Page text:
Budworms may cause green bean syndrome in soybeans
Green bean syndrome -- in which soybean plant maturity is significantly delayed and uneven -- is not caused by a disease pathogen, according to exhaustive research by University of Arkansas System Division of Agriculture plant pathologists and colleagues in Louisiana and Mississippi.
Green bean syndrome (GBS) occurrences range from a few spots or strips as small as 100 square feet or, rarely, an entire field. The main GBS symptom is uneven maturity of pods on individual plants. Half of the pods on a plant may be ready for harvest and the rest are still green.
Cooperative Extension Service entomologist Gus Lorenz said extremely high populations of soybean budworms, also called corn earworms, very likely caused the significant GBS seen the last two years. His diagnosis is based on research in Arkansas and elsewhere and field observations.
Arkansas plant pathologists Yanis Tzanetakis and John Rupe say Lorenz's observation is consistent with their findings, which suggest that high levels of seed abortions and depodding, which may have occurred from heavy budworm feeding, cause physiological changes in plants that result in delayed and uneven maturity of pods.
GBS was induced in two studies by the plant pathology group where pods were removed from plants and where plants were subjected to very high populations of pod-feeding stink bugs. These and other studies have documented that any stress that interferes with the setting, filling and retention of soybean pods can cause uneven pod maturity, Tzanetakis said.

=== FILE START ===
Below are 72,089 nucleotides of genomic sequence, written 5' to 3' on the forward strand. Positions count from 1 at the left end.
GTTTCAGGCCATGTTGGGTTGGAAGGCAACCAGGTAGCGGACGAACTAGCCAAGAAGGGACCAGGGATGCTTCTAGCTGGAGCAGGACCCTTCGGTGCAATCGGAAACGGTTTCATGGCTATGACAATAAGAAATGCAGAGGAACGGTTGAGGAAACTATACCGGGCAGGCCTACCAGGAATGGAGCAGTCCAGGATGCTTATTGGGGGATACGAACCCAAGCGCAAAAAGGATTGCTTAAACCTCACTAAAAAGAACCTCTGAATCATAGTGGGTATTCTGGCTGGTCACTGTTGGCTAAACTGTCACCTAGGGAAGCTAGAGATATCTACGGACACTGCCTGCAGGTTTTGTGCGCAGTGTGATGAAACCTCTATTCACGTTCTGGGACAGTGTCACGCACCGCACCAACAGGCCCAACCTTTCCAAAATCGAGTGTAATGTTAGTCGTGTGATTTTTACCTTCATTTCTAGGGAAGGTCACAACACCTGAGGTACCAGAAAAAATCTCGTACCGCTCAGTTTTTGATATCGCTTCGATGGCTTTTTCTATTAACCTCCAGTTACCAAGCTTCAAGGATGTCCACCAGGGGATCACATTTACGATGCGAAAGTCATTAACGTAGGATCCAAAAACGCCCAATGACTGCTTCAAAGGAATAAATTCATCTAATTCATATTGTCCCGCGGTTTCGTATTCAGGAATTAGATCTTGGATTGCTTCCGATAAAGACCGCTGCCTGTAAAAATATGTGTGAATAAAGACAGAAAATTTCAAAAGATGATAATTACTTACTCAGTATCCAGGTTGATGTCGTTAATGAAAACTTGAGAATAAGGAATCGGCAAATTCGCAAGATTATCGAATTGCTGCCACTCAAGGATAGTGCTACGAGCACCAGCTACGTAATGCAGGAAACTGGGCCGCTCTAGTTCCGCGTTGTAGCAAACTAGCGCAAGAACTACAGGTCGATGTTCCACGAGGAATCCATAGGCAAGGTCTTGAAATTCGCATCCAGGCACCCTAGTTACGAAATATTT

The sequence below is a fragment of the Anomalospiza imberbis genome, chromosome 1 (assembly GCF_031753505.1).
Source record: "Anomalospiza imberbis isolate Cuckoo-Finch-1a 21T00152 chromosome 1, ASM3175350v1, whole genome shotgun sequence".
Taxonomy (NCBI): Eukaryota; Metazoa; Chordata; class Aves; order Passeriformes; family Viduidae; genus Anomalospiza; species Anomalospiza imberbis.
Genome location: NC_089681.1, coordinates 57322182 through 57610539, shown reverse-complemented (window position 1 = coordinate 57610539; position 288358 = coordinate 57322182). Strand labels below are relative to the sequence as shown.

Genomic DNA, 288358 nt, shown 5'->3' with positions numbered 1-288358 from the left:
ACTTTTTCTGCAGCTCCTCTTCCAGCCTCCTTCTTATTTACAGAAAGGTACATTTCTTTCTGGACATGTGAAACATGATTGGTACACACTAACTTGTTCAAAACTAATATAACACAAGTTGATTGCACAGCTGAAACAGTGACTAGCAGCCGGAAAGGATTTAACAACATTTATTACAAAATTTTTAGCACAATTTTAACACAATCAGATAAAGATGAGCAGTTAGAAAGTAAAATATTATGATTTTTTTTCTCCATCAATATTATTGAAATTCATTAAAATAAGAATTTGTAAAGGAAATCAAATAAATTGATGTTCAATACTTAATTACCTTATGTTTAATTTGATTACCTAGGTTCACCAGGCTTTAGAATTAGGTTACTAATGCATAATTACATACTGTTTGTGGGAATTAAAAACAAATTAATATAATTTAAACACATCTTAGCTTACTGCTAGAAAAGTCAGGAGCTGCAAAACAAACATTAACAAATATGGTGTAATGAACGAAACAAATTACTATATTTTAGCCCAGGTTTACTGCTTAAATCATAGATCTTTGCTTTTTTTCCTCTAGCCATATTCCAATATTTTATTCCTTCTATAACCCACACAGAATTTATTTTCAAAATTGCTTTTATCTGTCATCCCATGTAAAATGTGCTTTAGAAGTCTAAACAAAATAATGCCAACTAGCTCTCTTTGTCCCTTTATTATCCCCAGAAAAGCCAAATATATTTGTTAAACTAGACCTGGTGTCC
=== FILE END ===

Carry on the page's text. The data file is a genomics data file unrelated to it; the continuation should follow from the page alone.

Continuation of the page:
Additional experiments by the plant pathologists, including a "deep sequencing" analysis, ruled out the possible suspects of phytoplasma, viruses and other pathogens as significant GBS causal agents.
Tobacco ring spot virus and phytoplasma can cause GBS symptoms, but it is a soil-borne virus found only in small areas of a field, Tzanetakis said. Phytoplasma are specialized bacteria that have no cell wall. They are transmitted by an insect vector and infect the phloem tissue in plants. None were found in any of the many GBS plant samples collected in Arkansas, Louisiana and Mississippi.
The Arkansas Soybean Promotion Board funded the plant pathology research. Cooperators included Marites Sales, U of A; Sead Sabanadzovic, Mississippi State University; Rodrigo Valverde, Louisiana State University; and Stella Kantartzi, Southern Illinois University.
In the deep sequencing study, made possible by the sequencing of the soybean genome, plant samples with GBS symptoms from multiple Arkansas and Mississippi locations were sent to Oregon State University, which has the equipment to generate millions of base sequences, or DNA fingerprints, from each sample. The resulting base sequences were then analyzed using a super computer to compare them to all base sequences associated with known soybean disease pathogens. No matches were found that suggested GBS symptoms were caused by a pathogen, Tzanetakis said.